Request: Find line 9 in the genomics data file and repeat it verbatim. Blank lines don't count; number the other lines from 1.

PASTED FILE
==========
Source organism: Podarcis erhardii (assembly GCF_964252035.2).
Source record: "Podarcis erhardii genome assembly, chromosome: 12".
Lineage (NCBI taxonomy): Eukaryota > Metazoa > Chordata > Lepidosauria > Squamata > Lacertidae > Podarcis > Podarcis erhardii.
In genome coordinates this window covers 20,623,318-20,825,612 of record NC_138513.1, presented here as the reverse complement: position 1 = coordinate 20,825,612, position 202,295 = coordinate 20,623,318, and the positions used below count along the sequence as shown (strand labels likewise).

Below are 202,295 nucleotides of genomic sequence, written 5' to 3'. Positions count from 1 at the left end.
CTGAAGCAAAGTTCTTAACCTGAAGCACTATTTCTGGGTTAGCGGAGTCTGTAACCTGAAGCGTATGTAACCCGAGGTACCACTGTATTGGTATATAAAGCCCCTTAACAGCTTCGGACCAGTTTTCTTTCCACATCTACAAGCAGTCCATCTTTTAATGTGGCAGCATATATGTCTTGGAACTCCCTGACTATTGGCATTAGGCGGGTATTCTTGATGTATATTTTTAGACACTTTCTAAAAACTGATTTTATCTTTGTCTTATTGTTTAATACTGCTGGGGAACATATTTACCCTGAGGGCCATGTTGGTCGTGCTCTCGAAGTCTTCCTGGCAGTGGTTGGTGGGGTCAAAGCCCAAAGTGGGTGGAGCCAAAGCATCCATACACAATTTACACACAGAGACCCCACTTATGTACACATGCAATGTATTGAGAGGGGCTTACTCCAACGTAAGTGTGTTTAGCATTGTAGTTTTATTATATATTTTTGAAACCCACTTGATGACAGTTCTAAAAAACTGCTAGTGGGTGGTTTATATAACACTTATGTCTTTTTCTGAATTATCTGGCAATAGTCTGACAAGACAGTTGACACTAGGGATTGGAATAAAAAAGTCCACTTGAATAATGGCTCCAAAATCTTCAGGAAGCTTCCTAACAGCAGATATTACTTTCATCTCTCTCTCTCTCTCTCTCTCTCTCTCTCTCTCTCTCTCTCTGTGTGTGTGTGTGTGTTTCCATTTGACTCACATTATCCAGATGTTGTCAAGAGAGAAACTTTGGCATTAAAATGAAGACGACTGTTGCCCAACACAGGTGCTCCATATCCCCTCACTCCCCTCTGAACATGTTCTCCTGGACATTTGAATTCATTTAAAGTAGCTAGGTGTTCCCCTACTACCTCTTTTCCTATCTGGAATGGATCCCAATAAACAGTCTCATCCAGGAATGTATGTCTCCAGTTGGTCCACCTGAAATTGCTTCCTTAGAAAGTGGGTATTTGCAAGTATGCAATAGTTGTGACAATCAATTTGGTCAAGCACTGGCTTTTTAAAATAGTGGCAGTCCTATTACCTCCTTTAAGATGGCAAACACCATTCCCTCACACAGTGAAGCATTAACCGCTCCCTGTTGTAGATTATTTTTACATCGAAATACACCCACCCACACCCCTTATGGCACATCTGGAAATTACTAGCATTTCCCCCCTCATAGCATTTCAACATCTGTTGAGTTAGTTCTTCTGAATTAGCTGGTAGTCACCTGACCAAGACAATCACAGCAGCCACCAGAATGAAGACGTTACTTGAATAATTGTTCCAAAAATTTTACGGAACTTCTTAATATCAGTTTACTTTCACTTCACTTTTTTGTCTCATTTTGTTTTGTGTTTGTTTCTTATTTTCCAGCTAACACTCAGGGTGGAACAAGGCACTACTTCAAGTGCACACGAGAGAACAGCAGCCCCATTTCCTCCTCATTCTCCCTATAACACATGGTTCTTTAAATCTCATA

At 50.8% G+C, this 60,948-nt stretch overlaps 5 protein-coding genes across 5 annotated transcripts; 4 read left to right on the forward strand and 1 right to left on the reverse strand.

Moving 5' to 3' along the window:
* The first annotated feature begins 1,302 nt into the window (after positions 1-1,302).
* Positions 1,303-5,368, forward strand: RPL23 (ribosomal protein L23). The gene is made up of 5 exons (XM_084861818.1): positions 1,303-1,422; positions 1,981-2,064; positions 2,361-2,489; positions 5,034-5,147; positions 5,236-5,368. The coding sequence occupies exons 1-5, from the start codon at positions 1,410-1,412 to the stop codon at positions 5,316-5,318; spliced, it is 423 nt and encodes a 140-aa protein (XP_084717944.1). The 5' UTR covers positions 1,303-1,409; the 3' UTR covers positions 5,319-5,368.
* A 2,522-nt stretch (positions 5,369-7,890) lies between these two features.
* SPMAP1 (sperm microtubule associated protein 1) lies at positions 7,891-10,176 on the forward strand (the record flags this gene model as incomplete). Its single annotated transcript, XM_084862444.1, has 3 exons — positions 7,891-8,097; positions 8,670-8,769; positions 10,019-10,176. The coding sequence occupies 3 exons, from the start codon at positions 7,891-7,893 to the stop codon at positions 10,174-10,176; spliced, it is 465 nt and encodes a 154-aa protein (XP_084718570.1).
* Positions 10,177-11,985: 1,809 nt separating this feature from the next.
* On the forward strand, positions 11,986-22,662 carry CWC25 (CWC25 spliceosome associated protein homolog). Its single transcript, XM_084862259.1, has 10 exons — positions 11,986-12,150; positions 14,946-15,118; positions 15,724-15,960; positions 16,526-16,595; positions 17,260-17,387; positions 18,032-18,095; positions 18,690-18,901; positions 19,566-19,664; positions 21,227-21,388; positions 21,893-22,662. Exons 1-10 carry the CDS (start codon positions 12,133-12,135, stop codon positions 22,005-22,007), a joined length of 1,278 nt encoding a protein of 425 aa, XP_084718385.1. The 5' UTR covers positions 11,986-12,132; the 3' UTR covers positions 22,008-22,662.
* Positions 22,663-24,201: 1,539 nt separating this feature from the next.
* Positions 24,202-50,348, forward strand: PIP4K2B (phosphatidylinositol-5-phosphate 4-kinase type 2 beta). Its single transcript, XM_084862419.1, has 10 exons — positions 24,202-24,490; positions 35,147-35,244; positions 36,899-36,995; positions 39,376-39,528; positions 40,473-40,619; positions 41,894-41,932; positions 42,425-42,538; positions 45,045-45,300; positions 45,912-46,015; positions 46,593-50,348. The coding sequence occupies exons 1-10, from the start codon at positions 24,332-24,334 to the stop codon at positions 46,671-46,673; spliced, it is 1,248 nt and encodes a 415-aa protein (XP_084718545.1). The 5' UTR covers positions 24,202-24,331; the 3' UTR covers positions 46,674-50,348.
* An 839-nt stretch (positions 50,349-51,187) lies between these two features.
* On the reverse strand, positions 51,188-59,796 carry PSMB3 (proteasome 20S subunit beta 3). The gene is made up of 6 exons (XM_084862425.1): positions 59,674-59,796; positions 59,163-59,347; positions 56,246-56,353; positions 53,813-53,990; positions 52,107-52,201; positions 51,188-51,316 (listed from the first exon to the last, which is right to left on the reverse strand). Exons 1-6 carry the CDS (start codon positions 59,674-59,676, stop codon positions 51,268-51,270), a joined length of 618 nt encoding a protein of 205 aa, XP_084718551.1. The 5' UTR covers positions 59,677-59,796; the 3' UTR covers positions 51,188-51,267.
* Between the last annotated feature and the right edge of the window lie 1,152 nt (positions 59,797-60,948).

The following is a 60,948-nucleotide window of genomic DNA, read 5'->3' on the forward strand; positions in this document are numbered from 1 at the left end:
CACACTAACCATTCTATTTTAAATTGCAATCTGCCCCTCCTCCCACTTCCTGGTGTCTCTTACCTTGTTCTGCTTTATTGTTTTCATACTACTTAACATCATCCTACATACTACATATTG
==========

* The first annotated feature begins 1,302 nt into the window (after positions 1-1,302).